Knowledge and Use of Complementary and Alternative Medicine among British Undergraduate Pharmacy Students
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Aim: Attitudes and practice concerning complementary and alternative medicine (CAM) are currently an area of considerable importance. However, little is known about the overall importance of CAM in groups of health care professionals. Therefore, the primary objective was to analyse the knowledge about and use of CAM in an ethnically diverse student population at the London School of Pharmacy. Methods: A questionnaire was administered to students (264 completed questionnaires, response rate: 59.1%) and in-depth interviews were carried out with a sample of seven students. Results: Forty-three percent reported using at least one type of CAM during the last 12 months. The types of CAM used that were most frequently mentioned include aromatherapy, Traditional Chinese Medicine (TCM) and medicinal herbalism. TCM was reported by students of Chinese origin and by students from other ethnic backgrounds. However, Ayurvedic (Indian) medicine and medicine from Africa were only used in cultures from which the users originated. The study shows that a large number of herbal medical products were commonly reported by students of pharmacy. Conclusion The knowledge about and use of CAM is widespread among this group of future health care professionals and the students also expressed a strong interest in the topic. In-depth studies on the knowledge and use of CAM among other health care professionals and among ethnic minorities are urgently needed and may help to better manage the treatment of minor disorders as well as chronic diseases.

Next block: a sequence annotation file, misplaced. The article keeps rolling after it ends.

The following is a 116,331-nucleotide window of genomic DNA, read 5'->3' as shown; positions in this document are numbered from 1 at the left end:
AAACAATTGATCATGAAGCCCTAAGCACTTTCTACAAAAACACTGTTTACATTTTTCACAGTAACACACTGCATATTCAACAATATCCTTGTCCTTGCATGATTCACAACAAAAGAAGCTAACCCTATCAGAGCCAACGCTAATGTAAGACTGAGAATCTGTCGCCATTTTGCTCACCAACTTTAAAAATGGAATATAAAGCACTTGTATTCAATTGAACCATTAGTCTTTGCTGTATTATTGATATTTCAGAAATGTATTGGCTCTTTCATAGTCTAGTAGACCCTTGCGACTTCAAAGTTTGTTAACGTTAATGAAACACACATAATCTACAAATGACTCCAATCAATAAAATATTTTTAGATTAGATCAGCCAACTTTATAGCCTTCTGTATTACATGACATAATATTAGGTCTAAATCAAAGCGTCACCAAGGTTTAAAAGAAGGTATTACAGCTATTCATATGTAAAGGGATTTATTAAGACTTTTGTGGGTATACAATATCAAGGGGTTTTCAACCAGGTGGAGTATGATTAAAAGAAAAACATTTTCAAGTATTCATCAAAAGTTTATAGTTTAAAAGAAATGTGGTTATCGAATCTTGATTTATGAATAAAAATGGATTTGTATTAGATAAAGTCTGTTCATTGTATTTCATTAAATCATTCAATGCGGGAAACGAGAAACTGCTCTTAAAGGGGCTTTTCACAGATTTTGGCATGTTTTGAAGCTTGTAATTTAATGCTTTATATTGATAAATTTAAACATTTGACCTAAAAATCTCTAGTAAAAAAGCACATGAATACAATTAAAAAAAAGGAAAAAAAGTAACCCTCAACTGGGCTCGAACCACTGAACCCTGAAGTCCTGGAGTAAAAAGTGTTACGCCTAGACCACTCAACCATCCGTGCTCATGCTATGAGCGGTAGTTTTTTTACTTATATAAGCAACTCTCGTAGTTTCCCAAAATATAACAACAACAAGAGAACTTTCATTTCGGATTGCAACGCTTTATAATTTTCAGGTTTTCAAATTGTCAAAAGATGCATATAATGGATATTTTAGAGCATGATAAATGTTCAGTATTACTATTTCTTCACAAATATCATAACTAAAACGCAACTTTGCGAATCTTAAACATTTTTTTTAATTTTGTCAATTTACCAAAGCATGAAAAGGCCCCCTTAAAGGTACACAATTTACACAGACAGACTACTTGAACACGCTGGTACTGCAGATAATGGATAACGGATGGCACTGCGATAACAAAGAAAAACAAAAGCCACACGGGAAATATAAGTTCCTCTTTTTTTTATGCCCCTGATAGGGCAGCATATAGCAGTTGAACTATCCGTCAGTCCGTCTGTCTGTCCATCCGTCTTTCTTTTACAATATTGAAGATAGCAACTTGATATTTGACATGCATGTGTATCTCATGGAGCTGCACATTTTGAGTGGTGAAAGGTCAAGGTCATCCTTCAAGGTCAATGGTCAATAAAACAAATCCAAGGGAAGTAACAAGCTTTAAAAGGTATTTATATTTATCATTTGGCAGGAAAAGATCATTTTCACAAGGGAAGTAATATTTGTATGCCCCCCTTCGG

KeywordsAyurvedic medicine Complementary and alternative medicine Herbal medicine Higher education Knowledge Pharmacy students Traditional Chinese Medicine Traditional medicine United Kingdom
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